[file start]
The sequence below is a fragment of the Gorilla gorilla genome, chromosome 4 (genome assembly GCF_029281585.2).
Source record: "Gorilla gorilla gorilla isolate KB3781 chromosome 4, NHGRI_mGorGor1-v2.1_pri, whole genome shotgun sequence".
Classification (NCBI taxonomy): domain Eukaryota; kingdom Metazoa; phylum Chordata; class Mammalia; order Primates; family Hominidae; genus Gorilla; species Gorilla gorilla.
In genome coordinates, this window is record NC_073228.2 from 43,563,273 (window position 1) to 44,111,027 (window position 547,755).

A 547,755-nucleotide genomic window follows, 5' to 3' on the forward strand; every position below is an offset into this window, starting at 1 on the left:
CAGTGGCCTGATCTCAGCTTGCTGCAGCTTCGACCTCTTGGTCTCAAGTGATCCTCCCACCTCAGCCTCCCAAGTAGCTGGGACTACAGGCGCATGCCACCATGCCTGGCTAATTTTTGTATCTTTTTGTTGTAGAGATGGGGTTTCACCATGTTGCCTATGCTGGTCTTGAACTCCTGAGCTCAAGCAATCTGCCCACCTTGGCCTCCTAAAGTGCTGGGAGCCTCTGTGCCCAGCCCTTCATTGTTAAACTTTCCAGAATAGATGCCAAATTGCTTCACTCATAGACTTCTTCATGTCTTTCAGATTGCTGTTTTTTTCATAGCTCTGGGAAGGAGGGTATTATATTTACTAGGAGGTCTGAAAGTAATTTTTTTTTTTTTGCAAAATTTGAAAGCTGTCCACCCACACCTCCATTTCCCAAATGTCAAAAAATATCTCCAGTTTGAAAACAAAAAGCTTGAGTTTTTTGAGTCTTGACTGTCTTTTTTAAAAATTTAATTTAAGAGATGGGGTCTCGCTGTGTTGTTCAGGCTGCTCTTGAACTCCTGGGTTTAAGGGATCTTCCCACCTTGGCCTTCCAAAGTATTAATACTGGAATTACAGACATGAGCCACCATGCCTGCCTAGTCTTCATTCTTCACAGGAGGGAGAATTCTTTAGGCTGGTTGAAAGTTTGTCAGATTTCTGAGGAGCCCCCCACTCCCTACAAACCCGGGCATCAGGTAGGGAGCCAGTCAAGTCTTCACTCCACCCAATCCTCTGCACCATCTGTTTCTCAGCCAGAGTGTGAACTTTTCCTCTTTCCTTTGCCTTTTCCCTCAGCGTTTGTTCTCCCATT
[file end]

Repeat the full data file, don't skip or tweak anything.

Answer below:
The sequence below is a fragment of the Gorilla gorilla genome, chromosome 4 (genome assembly GCF_029281585.2).
Source record: "Gorilla gorilla gorilla isolate KB3781 chromosome 4, NHGRI_mGorGor1-v2.1_pri, whole genome shotgun sequence".
Classification (NCBI taxonomy): domain Eukaryota; kingdom Metazoa; phylum Chordata; class Mammalia; order Primates; family Hominidae; genus Gorilla; species Gorilla gorilla.
In genome coordinates, this window is record NC_073228.2 from 43,563,273 (window position 1) to 44,111,027 (window position 547,755).

A 547,755-nucleotide genomic window follows, 5' to 3' on the forward strand; every position below is an offset into this window, starting at 1 on the left:
CAGTGGCCTGATCTCAGCTTGCTGCAGCTTCGACCTCTTGGTCTCAAGTGATCCTCCCACCTCAGCCTCCCAAGTAGCTGGGACTACAGGCGCATGCCACCATGCCTGGCTAATTTTTGTATCTTTTTGTTGTAGAGATGGGGTTTCACCATGTTGCCTATGCTGGTCTTGAACTCCTGAGCTCAAGCAATCTGCCCACCTTGGCCTCCTAAAGTGCTGGGAGCCTCTGTGCCCAGCCCTTCATTGTTAAACTTTCCAGAATAGATGCCAAATTGCTTCACTCATAGACTTCTTCATGTCTTTCAGATTGCTGTTTTTTTCATAGCTCTGGGAAGGAGGGTATTATATTTACTAGGAGGTCTGAAAGTAATTTTTTTTTTTTTGCAAAATTTGAAAGCTGTCCACCCACACCTCCATTTCCCAAATGTCAAAAAATATCTCCAGTTTGAAAACAAAAAGCTTGAGTTTTTTGAGTCTTGACTGTCTTTTTTAAAAATTTAATTTAAGAGATGGGGTCTCGCTGTGTTGTTCAGGCTGCTCTTGAACTCCTGGGTTTAAGGGATCTTCCCACCTTGGCCTTCCAAAGTATTAATACTGGAATTACAGACATGAGCCACCATGCCTGCCTAGTCTTCATTCTTCACAGGAGGGAGAATTCTTTAGGCTGGTTGAAAGTTTGTCAGATTTCTGAGGAGCCCCCCACTCCCTACAAACCCGGGCATCAGGTAGGGAGCCAGTCAAGTCTTCACTCCACCCAATCCTCTGCACCATCTGTTTCTCAGCCAGAGTGTGAACTTTTCCTCTTTCCTTTGCCTTTTCCCTCAGCGTTTGTTCTCCCATT